Low-carbohydrate breakfast helps control blood glucose levels
A high-fat, low-carbohydrate breakfast can help those with type 2 diabetes control blood sugar levels throughout the day, according to a new study published in The American Journal of Clinical Nutrition.
Study participants with well-controlled type 2 completed two experimental feeding days. On the first day, participants ate an omelet for breakfast with less than 10 percent carbohydrates, 85 percent fat, and 15 percent protein. On the second day, participants ate oatmeal and fruit for breakfast with 55 percent carbohydrates, 30 percent fat, and 15 percent protein. Participants were served an identical lunch and dinner on both days. A continuous glucose monitor, a small device that attaches to the abdomen and measures glucose every five minutes, was used to measure blood sugar spikes across the entire day. Participants also self-reported ratings of hunger, fullness, and a desire to eat something sweet or savory.
The researchers found that when participants ate a low carbohydrate breakfast experienced significantly reduced postprandial hyperglycemia, and the blood sugar levels remained steady after lunch and dinner, according to the study abstract. Further, overall postprandial hyperglycemia and glycemic variability were reduced with the low-carbohydrate breakfast. Premeal hunger was also lower before dinner with the low-carbohydrate breakfast than with the high-carbohydrate breakfast.
Jonathan Little, PhD, assistant professor at the University of British Columbia Okanagan in Kelowna, says a large blood sugar spike that follows breakfast is due to the combination of pronounced insulin resistance in the morning in people with type 2 diabetes, and because typical Western breakfast foods, such as cereal, oatmeal, toast and fruit, are high in carbohydrates.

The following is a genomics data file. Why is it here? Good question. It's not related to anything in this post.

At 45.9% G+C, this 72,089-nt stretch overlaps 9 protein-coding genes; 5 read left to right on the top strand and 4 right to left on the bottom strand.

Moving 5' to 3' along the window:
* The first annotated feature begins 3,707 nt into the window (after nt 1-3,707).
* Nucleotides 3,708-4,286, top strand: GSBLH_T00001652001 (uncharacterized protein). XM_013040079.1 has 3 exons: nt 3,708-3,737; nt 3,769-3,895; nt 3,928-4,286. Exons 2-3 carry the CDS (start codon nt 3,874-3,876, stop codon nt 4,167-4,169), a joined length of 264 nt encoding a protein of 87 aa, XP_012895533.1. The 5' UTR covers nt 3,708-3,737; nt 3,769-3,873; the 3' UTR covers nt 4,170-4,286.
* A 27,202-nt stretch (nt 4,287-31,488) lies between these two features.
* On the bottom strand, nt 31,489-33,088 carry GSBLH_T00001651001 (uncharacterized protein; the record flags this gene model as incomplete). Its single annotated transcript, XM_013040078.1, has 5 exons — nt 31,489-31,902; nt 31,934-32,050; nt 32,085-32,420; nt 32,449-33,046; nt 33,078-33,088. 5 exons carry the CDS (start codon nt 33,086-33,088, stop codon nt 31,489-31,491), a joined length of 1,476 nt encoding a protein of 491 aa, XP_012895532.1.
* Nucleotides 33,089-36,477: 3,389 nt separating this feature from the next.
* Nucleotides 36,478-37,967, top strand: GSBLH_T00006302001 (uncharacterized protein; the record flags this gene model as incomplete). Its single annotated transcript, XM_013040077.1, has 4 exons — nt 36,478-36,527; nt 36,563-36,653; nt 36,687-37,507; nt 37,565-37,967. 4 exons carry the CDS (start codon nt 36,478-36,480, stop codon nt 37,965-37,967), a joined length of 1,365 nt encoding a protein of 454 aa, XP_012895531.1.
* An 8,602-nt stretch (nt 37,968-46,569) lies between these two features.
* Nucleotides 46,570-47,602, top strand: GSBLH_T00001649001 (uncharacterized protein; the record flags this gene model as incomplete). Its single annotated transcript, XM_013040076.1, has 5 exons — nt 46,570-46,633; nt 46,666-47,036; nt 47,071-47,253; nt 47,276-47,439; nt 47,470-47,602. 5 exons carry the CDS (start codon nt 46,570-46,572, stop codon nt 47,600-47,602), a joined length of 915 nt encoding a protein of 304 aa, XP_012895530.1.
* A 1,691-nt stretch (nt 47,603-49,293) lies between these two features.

The study concludes that a very low-carbohydrate, high-fat breakfast lowers post-breakfast glucose excursions, and the effects of the simple dietary strategy could be sufficient to lower overall exposure to postprandial hyperglycemia.
"We expected that limiting carbohydrates to less than 10 percent at breakfast would help prevent the spike after this meal," Little said in a statement. "But we were a bit surprised that this had enough of an effect and that the overall glucose control and stability were improved. We know that large swings in blood sugar are damaging to our blood vessels, eyes, and kidneys. The inclusion of a very low-carbohydrate high-fat breakfast meal in type 2 diabetes patients may be a practical and easy way to target the large morning glucose spike and reduce associated complications."
He does note that there was no difference in blood sugar levels in both groups later in the day, suggesting that the effect for reducing overall post-meal glucose spikes can be attributed to the breakfast responses with no evidence that a low-carbohydrate breakfast worsened glucose responses to lunch or dinner.
As another interesting aspect of the research, participants noted that pre-meal hunger and their cravings for sweet foods later in the day tended to be lower if they ate the low-carbohydrate breakfast. Little suggests this change in diet maybe a healthy step for anybody, even those who are not living with diabetes. Researchers recommend long-term interventions for the best results.